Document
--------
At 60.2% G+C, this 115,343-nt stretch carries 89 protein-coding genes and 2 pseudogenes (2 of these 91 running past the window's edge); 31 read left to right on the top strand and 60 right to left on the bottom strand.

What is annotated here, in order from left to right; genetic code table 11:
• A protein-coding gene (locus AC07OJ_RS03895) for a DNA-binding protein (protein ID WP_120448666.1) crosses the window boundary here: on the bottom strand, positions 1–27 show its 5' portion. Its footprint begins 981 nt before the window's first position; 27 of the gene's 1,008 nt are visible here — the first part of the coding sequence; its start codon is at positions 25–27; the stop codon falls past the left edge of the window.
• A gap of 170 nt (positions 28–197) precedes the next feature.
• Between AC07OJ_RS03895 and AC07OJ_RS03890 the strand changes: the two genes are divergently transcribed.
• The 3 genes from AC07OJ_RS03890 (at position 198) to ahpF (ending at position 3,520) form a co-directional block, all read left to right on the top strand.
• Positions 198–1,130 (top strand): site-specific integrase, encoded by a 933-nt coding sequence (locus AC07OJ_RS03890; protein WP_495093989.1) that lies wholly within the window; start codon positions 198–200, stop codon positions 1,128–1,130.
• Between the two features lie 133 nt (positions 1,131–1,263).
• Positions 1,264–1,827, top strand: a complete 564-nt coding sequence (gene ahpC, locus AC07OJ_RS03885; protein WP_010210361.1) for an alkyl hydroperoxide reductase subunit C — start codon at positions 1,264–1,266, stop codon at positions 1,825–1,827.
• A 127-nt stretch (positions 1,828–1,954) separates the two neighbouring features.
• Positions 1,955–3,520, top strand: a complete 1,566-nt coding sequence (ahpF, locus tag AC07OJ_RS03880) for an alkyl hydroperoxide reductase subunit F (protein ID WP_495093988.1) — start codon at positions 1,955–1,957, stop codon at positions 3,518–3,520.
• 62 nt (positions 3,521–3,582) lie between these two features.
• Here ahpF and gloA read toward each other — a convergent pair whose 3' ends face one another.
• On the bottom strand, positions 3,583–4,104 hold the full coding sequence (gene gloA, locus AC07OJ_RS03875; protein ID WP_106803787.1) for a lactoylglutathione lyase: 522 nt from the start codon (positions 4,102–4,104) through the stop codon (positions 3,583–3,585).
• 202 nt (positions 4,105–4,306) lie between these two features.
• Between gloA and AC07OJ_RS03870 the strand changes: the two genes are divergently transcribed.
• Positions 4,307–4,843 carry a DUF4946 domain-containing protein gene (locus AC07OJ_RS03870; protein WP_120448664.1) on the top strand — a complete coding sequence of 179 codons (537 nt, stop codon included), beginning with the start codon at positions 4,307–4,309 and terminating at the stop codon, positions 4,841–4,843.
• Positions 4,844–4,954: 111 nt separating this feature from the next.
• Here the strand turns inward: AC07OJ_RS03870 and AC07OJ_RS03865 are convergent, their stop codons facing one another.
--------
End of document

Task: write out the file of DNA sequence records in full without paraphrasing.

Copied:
At 60.2% G+C, this 115,343-nt stretch carries 89 protein-coding genes and 2 pseudogenes (2 of these 91 running past the window's edge); 31 read left to right on the top strand and 60 right to left on the bottom strand.

What is annotated here, in order from left to right; genetic code table 11:
• A protein-coding gene (locus AC07OJ_RS03895) for a DNA-binding protein (protein ID WP_120448666.1) crosses the window boundary here: on the bottom strand, positions 1–27 show its 5' portion. Its footprint begins 981 nt before the window's first position; 27 of the gene's 1,008 nt are visible here — the first part of the coding sequence; its start codon is at positions 25–27; the stop codon falls past the left edge of the window.
• A gap of 170 nt (positions 28–197) precedes the next feature.
• Between AC07OJ_RS03895 and AC07OJ_RS03890 the strand changes: the two genes are divergently transcribed.
• The 3 genes from AC07OJ_RS03890 (at position 198) to ahpF (ending at position 3,520) form a co-directional block, all read left to right on the top strand.
• Positions 198–1,130 (top strand): site-specific integrase, encoded by a 933-nt coding sequence (locus AC07OJ_RS03890; protein WP_495093989.1) that lies wholly within the window; start codon positions 198–200, stop codon positions 1,128–1,130.
• Between the two features lie 133 nt (positions 1,131–1,263).
• Positions 1,264–1,827, top strand: a complete 564-nt coding sequence (gene ahpC, locus AC07OJ_RS03885; protein WP_010210361.1) for an alkyl hydroperoxide reductase subunit C — start codon at positions 1,264–1,266, stop codon at positions 1,825–1,827.
• A 127-nt stretch (positions 1,828–1,954) separates the two neighbouring features.
• Positions 1,955–3,520, top strand: a complete 1,566-nt coding sequence (ahpF, locus tag AC07OJ_RS03880) for an alkyl hydroperoxide reductase subunit F (protein ID WP_495093988.1) — start codon at positions 1,955–1,957, stop codon at positions 3,518–3,520.
• 62 nt (positions 3,521–3,582) lie between these two features.
• Here ahpF and gloA read toward each other — a convergent pair whose 3' ends face one another.
• On the bottom strand, positions 3,583–4,104 hold the full coding sequence (gene gloA, locus AC07OJ_RS03875; protein ID WP_106803787.1) for a lactoylglutathione lyase: 522 nt from the start codon (positions 4,102–4,104) through the stop codon (positions 3,583–3,585).
• 202 nt (positions 4,105–4,306) lie between these two features.
• Between gloA and AC07OJ_RS03870 the strand changes: the two genes are divergently transcribed.
• Positions 4,307–4,843 carry a DUF4946 domain-containing protein gene (locus AC07OJ_RS03870; protein WP_120448664.1) on the top strand — a complete coding sequence of 179 codons (537 nt, stop codon included), beginning with the start codon at positions 4,307–4,309 and terminating at the stop codon, positions 4,841–4,843.
• Positions 4,844–4,954: 111 nt separating this feature from the next.
• Here the strand turns inward: AC07OJ_RS03870 and AC07OJ_RS03865 are convergent, their stop codons facing one another.